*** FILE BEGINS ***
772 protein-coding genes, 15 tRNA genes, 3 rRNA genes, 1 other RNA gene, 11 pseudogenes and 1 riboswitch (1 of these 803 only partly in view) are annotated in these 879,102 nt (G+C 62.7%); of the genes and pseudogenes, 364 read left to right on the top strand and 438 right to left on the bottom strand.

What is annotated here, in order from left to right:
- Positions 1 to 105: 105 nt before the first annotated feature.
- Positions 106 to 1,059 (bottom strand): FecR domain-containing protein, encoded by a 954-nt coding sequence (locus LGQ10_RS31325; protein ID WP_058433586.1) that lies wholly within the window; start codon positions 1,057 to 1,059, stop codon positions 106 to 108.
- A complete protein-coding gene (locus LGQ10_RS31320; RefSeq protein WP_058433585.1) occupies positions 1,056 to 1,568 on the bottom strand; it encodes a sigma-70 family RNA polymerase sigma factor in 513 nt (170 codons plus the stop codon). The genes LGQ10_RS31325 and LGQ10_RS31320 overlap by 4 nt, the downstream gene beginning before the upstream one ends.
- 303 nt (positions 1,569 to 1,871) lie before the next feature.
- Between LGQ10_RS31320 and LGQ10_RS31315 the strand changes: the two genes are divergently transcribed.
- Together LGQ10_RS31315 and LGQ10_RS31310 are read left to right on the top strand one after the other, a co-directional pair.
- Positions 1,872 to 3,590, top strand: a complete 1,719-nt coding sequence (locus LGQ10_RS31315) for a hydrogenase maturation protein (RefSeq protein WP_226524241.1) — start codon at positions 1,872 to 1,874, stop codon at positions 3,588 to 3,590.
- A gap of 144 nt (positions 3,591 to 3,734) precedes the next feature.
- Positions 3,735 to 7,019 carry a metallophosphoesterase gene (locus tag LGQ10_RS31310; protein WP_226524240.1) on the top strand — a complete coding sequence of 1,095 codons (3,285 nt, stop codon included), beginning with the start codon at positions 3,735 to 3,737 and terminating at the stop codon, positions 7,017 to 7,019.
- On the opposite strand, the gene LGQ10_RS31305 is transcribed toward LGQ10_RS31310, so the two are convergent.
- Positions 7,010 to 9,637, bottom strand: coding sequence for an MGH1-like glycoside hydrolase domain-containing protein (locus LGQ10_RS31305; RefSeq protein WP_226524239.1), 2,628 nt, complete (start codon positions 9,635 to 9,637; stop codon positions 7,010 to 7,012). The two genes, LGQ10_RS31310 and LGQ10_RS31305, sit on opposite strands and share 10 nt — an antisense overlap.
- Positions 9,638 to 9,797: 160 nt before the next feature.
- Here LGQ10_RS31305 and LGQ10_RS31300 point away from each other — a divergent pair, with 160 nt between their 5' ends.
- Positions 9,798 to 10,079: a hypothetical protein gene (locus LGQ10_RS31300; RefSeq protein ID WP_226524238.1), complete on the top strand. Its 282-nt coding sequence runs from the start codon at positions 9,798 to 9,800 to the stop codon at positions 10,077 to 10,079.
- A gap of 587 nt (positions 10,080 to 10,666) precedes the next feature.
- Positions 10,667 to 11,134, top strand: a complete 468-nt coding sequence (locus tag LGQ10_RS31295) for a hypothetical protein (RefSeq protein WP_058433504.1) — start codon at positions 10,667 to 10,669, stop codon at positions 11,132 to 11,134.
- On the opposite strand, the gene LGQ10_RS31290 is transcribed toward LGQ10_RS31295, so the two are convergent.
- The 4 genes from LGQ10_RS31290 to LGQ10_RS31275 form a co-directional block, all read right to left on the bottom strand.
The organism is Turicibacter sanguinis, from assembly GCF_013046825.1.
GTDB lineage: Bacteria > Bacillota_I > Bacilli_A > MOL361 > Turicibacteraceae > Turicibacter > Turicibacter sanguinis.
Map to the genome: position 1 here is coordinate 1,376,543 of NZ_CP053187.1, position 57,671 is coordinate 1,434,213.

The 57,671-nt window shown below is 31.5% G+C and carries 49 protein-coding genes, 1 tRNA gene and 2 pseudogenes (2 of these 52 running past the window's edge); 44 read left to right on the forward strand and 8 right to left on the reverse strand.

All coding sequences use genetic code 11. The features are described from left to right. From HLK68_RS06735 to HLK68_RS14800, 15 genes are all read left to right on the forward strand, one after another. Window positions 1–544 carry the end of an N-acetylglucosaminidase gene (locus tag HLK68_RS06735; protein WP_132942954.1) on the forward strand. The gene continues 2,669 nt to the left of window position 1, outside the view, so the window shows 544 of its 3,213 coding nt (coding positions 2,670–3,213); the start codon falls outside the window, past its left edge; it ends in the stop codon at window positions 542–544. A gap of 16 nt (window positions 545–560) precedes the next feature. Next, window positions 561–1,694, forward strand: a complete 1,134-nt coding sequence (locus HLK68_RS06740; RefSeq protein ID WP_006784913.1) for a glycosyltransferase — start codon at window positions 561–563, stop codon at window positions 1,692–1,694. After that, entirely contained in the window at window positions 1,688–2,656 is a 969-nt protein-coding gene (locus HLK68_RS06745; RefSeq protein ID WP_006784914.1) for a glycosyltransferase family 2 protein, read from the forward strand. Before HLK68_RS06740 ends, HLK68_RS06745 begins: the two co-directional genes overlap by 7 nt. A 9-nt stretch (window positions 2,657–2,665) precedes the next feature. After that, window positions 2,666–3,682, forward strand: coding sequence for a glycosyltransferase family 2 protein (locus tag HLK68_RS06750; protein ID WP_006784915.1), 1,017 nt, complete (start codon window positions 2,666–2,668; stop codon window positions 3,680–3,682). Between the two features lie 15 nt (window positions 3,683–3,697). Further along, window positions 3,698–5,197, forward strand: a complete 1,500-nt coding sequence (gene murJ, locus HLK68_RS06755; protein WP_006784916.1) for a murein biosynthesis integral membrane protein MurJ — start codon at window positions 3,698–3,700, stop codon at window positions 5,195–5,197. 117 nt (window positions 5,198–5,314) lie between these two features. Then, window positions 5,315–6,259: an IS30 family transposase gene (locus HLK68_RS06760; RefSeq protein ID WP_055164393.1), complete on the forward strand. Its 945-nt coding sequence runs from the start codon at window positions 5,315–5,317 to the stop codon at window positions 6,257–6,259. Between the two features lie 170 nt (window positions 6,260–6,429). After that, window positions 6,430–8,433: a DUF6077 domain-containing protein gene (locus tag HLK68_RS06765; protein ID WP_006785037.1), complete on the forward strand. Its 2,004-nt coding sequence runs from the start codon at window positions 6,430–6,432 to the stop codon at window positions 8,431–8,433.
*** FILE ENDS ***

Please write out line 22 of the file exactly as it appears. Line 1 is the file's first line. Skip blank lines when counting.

GTDB lineage: Bacteria > Bacillota_I > Bacilli_A > MOL361 > Turicibacteraceae > Turicibacter > Turicibacter sanguinis.